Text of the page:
Ways to Save: How to lower your cable bill to $7.99

Ways to Save: How to lower your cable bill to $7.99

Credit: Hulu

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by MATTHEW GRANITE / WFAA

WFAA

Posted on March 4, 2014 at 8:58 AM

AUSTIN, Texas — The cost of cable and satellite services are too high for many families to afford. So, by viewer request, here's how to lower that monthly bill to $7.99.

While this plan certainly isn't for everyone — especially the most demanding viewers — I have successfully lowered my bill from the previous $100 per month I was paying.

Considering I was only watching eight of the channels in my provider package, I made the personal decision to go Roku.

Here's how to sever the ties:

1. Buy a Roku for a one-time fee of $49.99 (more on Roku in a minute).

2. Get a subscription to Hulu Plus for $7.99 a month (so you can watch your favorite new primetime shows, as well as previous episodes).

3. Buy a good HD antenna so you can still watch us.

So what is Roku?

It's a beautiful little box that allows you to watch most of your favorite TV and movie content on demand.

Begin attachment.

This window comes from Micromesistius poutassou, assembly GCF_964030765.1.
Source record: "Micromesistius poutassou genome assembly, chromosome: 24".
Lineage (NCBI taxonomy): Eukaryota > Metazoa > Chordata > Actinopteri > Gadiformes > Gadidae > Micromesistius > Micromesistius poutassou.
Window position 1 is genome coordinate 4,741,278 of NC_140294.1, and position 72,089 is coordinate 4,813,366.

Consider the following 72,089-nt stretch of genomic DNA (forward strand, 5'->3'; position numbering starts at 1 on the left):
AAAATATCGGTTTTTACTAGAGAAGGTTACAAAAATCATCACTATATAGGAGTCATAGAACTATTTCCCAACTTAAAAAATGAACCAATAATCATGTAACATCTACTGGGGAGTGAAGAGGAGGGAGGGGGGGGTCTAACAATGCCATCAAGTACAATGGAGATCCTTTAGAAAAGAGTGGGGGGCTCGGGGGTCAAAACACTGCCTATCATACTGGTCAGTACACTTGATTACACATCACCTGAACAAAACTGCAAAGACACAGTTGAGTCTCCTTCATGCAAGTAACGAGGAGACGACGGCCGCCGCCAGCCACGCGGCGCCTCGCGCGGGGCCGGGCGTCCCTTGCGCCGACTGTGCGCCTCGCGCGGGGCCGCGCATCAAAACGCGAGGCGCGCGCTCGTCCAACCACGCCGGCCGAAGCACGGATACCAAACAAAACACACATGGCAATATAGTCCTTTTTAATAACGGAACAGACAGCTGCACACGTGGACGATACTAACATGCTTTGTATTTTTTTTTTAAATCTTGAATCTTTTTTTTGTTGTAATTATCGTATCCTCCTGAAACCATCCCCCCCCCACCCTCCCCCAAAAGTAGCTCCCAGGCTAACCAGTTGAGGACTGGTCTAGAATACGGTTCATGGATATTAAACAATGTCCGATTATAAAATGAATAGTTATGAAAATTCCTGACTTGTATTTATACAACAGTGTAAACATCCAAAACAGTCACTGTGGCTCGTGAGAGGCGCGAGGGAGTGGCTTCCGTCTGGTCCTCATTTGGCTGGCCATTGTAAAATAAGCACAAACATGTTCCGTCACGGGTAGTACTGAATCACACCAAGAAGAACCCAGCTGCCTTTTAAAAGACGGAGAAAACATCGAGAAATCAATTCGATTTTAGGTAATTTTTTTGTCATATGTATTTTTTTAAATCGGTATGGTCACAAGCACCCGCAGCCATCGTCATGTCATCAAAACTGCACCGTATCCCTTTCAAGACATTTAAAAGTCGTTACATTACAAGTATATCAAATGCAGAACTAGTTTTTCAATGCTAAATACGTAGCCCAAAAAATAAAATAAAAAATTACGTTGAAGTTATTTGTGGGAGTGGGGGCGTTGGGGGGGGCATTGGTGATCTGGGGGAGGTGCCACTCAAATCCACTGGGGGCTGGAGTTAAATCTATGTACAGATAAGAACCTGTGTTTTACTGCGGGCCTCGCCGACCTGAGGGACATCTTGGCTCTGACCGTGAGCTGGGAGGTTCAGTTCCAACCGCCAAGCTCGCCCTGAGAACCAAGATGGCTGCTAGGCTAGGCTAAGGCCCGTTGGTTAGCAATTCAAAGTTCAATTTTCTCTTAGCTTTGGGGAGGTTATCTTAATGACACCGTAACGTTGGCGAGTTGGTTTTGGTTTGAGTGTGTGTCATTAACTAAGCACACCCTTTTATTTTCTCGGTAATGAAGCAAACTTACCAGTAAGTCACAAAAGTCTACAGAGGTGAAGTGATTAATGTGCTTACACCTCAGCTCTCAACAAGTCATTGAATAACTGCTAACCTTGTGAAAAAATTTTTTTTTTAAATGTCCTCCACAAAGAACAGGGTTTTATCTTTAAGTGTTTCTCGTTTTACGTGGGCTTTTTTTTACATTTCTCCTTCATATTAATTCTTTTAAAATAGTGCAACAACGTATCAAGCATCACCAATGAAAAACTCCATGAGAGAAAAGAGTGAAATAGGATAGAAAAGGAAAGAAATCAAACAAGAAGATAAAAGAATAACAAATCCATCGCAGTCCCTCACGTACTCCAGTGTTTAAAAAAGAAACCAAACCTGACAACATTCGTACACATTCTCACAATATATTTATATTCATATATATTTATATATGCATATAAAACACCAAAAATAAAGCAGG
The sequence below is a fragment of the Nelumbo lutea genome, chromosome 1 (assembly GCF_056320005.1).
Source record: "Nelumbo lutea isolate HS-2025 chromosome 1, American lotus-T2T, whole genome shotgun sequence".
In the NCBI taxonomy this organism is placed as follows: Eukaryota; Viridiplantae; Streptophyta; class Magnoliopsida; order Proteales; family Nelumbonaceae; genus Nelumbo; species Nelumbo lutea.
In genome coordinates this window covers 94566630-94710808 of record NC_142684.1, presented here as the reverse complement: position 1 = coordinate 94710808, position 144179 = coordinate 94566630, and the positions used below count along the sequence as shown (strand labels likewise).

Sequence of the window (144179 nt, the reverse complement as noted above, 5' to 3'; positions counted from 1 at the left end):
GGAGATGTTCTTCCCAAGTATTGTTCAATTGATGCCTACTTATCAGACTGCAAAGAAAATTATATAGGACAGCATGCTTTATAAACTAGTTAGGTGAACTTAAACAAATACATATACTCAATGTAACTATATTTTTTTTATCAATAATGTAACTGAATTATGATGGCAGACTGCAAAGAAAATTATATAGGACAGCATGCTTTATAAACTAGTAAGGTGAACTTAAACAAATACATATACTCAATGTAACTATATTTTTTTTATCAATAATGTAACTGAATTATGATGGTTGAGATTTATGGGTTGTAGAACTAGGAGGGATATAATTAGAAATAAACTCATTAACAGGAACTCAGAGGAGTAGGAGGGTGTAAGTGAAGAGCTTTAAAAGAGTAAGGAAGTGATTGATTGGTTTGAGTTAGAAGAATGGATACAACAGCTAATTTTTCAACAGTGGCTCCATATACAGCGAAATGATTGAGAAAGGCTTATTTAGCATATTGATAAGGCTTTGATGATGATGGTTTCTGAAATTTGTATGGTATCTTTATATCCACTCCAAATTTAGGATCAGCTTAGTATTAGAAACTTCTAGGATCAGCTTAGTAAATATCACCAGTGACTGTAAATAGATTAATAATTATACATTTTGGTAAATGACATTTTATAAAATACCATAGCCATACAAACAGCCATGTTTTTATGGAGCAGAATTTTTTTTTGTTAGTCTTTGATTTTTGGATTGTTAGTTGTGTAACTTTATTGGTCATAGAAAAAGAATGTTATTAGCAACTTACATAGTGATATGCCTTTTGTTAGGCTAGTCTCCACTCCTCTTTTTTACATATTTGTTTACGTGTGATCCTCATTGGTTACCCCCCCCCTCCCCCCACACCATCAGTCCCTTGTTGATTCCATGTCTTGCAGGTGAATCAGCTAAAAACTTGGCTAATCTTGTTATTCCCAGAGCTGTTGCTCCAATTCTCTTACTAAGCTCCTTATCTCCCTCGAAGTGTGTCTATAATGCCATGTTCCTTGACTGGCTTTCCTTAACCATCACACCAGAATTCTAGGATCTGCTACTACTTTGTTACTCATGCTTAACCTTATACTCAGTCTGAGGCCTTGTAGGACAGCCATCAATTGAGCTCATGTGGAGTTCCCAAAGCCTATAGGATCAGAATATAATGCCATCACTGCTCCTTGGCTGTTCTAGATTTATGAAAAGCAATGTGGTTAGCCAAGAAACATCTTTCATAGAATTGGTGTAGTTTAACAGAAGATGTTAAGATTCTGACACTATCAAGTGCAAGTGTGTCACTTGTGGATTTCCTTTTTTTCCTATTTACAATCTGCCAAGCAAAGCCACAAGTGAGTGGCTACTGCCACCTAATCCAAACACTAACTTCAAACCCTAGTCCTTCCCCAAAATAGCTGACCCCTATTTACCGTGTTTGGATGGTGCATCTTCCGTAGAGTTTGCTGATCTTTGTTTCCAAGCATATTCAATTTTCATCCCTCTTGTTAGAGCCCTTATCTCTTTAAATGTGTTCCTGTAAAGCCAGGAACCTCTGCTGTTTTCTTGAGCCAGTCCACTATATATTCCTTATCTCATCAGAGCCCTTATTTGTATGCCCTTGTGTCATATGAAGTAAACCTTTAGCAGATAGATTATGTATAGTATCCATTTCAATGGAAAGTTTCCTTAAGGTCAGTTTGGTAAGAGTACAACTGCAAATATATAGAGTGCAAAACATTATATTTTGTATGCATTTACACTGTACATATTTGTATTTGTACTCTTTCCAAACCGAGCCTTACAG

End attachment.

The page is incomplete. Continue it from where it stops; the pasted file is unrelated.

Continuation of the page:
For the new low starting price of $50, this system, which doesn't require a subscription fee, streams most of the content you're paying for through your cable/satellite provider to your TV, in HD for free.

Roku provides free access to dozens of channels via its new and improved interface. Some of my favorites include Crackle, a free movie service; NBC News, Wall Street Journal Live, CNBC and CNET. If you're already an Amazon Prime or Netflix member you can also watch all of that content in its HD glory on your TV via Roku. You can also pause, skip and return to most content on your Roku at any time.

Is this hook-up for everyone? No. If you love sports or need to watch your shows live as they happen, this is not a great cable replacement.

So what are the other savings?

Most importantly, you're not paying to rent your box (like you'd be paying with a cable or satellite provider). You can watch as many movies or TV shows on demand as you want (with a Hulu Plus subscription or Netflix). I will admit though, if you want some of the brand new content available through your cable or satellite providers, you definitely won't find everything on Roku. Also, in most cases you'll be getting your primetime programming a day after everyone else via Hulu.

I prefer Roku to Apple TV because it provides the same functionality at a lower price point.
At this price, and if you have a decent high-speed Internet connection, you could very well fall technically head-over-heels for Roku as I have.

We receive absolutely no financial compensation for mentioning any company, product, or deal. The purpose of this segment is to find great deals -- that's it.

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